4. Creation of Somaliland
Somaliland is a territory situated in northern Somalia covering an area of 137,600 square kilometers and includes the regions of Awdal, Woqooyi Galbeed, Togdheer, Sahil, Sool, and Sanaag. This is a semi-arid savannah region divided into three topographic zones. In the north, on the coast of the Gulf of Aden, there is a coastal plain with a hot climate; further to the south there are highlands with a milder climate, but a lack of water sources. The third topographic zone includes the region of Haudu with water sources, i.e. the region is suitable for agriculture.
During the year the territory of Somaliland experiences two periods of rain, nevertheless the region often suffers from a lack of rain and long droughts. This is the reason why the most widespread source of livelihood in the region is pasture farming and agriculture-dependent on irrigation in some areas. As a result of the civil war, some pasture communities moved to larger cities, the largest of which is the capital of Hargeysa (Bradbury 2008: 50–52).
Somaliland has a strategic position because its territory is situated on the coast of the Gulf of Aden. Important sea routes from the Indian Ocean to the Mediterranean, through the Suez Canal where oil from the Arab Peninsula is transported, lead along its coast. The geopolitical and the geostrategic position of the region is also emphasized in relation to the combat against terrorism, arms smuggling, and drug trafficking (Huliaras 2002: 172–173).
Modern Somaliland corresponds to the area of the former British protectorate of Somaliland which became a member of the union with the former UN Trusteeship under the administration of Italy in 1960, creating the united Somali Republic.
The de facto state of Somaliland was created in response to the repressive rule of General Siyad Barre, who seized power in Somalia by means of a military coup in 1969. During Barre’s government clan identities were politicized and northern Somali clans were marginalized, in particular, the Isaaq clan.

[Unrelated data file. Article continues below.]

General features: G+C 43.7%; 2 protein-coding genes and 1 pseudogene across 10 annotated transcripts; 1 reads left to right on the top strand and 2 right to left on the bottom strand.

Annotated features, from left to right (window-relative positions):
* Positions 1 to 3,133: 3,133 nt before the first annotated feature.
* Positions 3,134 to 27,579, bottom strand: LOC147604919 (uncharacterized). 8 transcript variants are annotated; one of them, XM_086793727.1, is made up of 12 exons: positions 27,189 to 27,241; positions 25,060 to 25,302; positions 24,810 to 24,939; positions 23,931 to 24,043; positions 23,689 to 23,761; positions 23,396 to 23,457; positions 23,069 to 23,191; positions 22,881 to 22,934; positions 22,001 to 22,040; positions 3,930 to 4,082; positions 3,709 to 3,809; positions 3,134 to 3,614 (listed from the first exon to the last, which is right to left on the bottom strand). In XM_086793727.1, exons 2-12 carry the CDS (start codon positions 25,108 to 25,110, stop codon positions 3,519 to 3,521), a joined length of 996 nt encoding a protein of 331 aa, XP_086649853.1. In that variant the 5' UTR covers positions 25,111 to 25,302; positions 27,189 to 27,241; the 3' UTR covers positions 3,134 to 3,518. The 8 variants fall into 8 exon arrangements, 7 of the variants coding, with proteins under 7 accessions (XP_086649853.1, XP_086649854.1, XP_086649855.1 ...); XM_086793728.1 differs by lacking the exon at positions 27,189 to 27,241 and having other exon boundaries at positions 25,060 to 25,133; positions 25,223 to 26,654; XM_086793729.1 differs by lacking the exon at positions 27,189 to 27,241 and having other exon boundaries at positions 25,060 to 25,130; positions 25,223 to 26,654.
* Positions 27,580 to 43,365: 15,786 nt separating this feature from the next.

Consequently, opposition groups were created, of which the Somali National Movement (SNM), which removed Barre’s regime at the beginning of 1991, played the most important role for the future development of Somaliland. On his removal, however, a power vacuum occurred and individual clan factions in the south of the country tried to seize power.
The development in the north of the country took a different direction when on 18 May 1991 the leaders of the SNM from the Isaaq clan, supported by representatives of other Somaliland clans, declared the establishment of an independent state – Somaliland at the conference in Burao, the so-called Grand Conference of Northern Nations (Shirweynaha Beelaha Waqooyi) (Bradbury, Abokor and Yusuf 2003: 457; Huliaras 2002: 160).
In fact, this was not a declaration of secession from Somalia, but the leaders of the SNM declared that Somaliland “reverts to the sovereign status [it] held at independence from Britain on June 26, 1960 …” (Quotation in Farley 2010: 783). Thus, this was a one-sided cancellation of the Act of the Union, the basis on which the Italian and British Somalia were united in 1960.
The original essence of the ideology of the SNM was not the idea of an independent status for Somaliland, but of overthrowing the regime of Siyad Barre and creating a representative government with guaranteed autonomy for northern Somalia (Bradbury, Abokor and Yusuf 2003: 457; Bryden 2004: 24). With regard to the fact that after the overthrow of President Barre it was the United Somali Congress (USC) which seized control over Mogadishu, it was obvious that the southern Somali clans would re-try to concentrate power into their hands, thus the representatives of the SNM decided to withdraw from the idea of a united Somalia.
Moreover, the leaders of the Isaaq clan enforced the idea of an independent Somaliland as the goal of their fight in the civil war, and the independent existence of Somaliland was supported by inhabitants of northern Somalia at demonstrations in cities, such as Hargeysa, Berbera or Burao (Brons 2001: 245–246; Bryden 2004: 24; Hoehne 2009: 258).
Another factor which helped the leadership of the SNM in their decision to accept the declaration of independence was the development in Mogadishu where Ali Mahdi, a leader of one of the armed groups, had himself declared president without consultation with the other opposition movements. This news suggested that the situation in Mogadishu could turn into long-term battles for power among individual fractions. Therefore, it was the interest of the SNM and Somaliland, to dissociate from events in southern Somalia (Hoehne 2011: 312).
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